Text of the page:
The nomination for Mayor was dispatched quickly, with Sebastian Giuliano receiving unanimous and enthusiastic support for a 3rd term. Giuliano accepted the nomination with brief remarks in which he spoke of the importance of winning over voters who are not Republican, "Fortunately, most of those, Democratic and unaffiliated [voters], share our values." He also spoke of the importance of taking the long view in decisions, "It's our job to look out for those that follow us."
For Planning and Zoning Commission, three seats are open, and the Republicans nominated two incumbents, Ron Borelli and Les Adams. The third nomination went to Nick Fazzino, who currently serves as a P&Z alternate.
Four seats are open on the Board of Education. Incumbents Sheila Daniels and Ryan Kennedy were nominated, together with Stacey Barka and Stephen Gaarder.
The Republicans saved the Common Council for last at their nominating convention. The Recruitment Committee considered 11 names for the 8 positions, recommending incumbents Joseph Bibisi, David Bauer, and Phil Pessina, but passing over incumbent Earle Roberts. They also recommended Deb Kleckowski, the P&Z Commissioner who recently switched her party affiliation to Republican, and nominated Tony Gaunichaux, Michael Marino, Matthew Scarrozzo, and Robert Stefurak.
Roberts was unhappy at being denied a nomination, and rose to make two points. He first asked whether there was any conflict in having another candidate for Common Council nomination (David Bauer) serve on the Recruitment Committee. Kennedy answered that all decisions were by consensus and thus there was no vote in which Bauer cast the deciding ballot. Roberts secondly asked why he was not told of the decision until many days after others had heard from the Committee. Kennedy said that he had phoned Roberts and left a message, so he could tell him the news "man to man" instead of electronically.
The vote for the Common Council slate drew two "Naye" votes, but still passed overwhelmingly.
Afterwards, I asked Roberts if he would be petitioning for a primary. He responded by pointing to the State statutes, which allow him to run as an independent if he gets 70 signatures by August 5th, or to force a Republican primary if he gets a required number of signatures by August 12th. Roberts told me that he was quite upset at being treated this way after all his years of service.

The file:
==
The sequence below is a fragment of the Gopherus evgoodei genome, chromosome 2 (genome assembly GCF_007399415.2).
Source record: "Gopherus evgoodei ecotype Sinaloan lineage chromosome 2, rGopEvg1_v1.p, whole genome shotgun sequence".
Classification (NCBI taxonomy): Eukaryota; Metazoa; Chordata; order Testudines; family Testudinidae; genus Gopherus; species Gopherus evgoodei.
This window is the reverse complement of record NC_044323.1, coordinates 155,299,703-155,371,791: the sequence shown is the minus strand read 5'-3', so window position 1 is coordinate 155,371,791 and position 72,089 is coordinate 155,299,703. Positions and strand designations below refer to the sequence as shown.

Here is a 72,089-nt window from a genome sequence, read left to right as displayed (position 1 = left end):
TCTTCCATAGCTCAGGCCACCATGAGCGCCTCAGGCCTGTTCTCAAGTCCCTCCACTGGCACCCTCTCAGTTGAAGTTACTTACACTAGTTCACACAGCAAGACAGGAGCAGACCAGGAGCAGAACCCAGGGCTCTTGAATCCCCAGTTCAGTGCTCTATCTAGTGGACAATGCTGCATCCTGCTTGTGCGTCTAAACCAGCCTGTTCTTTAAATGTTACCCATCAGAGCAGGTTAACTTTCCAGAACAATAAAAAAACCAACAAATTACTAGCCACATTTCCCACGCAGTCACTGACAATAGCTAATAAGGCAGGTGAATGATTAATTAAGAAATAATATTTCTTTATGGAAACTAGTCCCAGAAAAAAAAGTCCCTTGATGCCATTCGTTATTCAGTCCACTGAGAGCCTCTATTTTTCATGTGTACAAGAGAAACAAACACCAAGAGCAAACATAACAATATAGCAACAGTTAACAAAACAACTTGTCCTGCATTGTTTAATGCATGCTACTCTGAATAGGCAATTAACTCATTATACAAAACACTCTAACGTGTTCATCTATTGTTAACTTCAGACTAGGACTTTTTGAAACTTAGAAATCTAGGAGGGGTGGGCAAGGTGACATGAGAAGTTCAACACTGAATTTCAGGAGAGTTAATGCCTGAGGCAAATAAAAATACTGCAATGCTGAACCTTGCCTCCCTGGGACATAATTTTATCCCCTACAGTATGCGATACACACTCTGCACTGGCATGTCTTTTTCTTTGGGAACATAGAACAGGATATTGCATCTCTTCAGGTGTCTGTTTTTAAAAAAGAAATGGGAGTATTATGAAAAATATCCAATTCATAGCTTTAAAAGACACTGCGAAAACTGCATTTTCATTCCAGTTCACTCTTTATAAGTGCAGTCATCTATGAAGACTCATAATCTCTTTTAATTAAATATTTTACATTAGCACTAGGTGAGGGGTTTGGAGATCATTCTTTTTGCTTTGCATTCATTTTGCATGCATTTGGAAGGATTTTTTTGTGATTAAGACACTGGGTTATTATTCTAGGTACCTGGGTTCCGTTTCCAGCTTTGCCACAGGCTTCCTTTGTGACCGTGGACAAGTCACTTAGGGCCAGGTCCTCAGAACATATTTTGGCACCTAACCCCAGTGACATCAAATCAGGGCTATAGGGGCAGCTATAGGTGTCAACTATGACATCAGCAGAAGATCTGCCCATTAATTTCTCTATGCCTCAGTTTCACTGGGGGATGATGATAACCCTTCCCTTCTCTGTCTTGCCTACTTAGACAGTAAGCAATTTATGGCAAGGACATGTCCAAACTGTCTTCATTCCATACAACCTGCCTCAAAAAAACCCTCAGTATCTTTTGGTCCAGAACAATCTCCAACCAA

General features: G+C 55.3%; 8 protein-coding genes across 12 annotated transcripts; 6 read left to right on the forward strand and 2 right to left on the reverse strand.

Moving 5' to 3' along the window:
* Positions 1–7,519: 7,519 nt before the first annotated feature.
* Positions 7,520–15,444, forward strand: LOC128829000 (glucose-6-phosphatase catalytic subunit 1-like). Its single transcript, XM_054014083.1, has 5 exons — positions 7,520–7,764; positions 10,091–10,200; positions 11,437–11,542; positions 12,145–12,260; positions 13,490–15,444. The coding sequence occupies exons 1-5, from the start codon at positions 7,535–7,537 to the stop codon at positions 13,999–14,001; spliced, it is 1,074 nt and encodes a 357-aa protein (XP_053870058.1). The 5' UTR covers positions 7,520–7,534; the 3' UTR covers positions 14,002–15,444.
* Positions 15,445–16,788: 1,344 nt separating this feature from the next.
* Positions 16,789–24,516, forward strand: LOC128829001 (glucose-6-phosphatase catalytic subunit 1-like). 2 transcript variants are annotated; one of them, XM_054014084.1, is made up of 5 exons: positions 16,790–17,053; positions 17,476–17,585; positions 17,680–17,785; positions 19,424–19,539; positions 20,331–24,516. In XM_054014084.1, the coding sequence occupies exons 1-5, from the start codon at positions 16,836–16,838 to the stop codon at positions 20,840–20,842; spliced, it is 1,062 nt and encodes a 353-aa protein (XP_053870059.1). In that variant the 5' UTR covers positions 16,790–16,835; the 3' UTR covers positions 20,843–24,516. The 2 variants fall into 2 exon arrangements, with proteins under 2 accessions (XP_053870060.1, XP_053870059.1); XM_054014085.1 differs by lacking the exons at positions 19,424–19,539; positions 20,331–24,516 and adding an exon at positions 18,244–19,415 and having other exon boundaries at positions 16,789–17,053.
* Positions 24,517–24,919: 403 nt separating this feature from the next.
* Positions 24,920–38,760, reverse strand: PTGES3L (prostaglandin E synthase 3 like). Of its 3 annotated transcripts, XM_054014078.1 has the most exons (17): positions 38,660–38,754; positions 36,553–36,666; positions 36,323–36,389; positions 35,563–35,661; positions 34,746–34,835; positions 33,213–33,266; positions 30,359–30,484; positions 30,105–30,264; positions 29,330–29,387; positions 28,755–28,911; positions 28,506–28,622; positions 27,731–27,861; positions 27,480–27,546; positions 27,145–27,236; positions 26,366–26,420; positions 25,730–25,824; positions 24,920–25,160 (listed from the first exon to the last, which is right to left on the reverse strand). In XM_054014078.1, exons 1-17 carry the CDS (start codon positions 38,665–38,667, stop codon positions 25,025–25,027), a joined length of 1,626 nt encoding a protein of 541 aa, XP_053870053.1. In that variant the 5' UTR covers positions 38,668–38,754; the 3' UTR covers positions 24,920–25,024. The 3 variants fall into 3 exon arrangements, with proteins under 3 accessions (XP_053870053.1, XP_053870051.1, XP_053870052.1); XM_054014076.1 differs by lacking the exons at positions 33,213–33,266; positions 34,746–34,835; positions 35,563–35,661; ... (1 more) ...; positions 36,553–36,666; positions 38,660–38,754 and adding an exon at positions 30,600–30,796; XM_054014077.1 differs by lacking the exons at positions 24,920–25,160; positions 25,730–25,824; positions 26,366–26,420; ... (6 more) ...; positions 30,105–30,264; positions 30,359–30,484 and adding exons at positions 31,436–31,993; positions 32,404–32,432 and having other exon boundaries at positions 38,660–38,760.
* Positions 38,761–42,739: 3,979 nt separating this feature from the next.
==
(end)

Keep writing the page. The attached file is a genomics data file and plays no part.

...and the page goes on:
The "Republican Fullfillment Commitment"
The last 10 minutes of the convention were spent discussing two documents that were distributed to all RTC members. Like the work of the great philosophers, the documents discuss the tension between the individual and the party. One delineates in detail the expectations the party has of each candidate, in such areas as fundraising and the number of hours of door to door campaigning. The other discusses what a party member should do when they find themselves in disagreement with the majority of the party:
Disagreements and discord must be reconciled either in the party caucus or at town committee meetings; not on street corners or in the local pubs, and not at public town meetings or in the press.
Should a member, in all good conscience, find that they frequently favor the policy positions of the opposing party, he or she should resign their position recognizing they no longer represent the sentiments of the party that nominated them.Each of the documents has space for the candidate's signature, the date, and a "Witness". Several of the candidates objected to the rigid expectations of candidates, and questioned whether the documents would be legally enforceable.
After some discussion, most in the room agreed that the documents were really just guidelines, and should serve as internal reminders.
An earlier version of this post mistakenly used Gaarder's middle name as his first. My apologies, this has been corrected above; his first name is a nice one.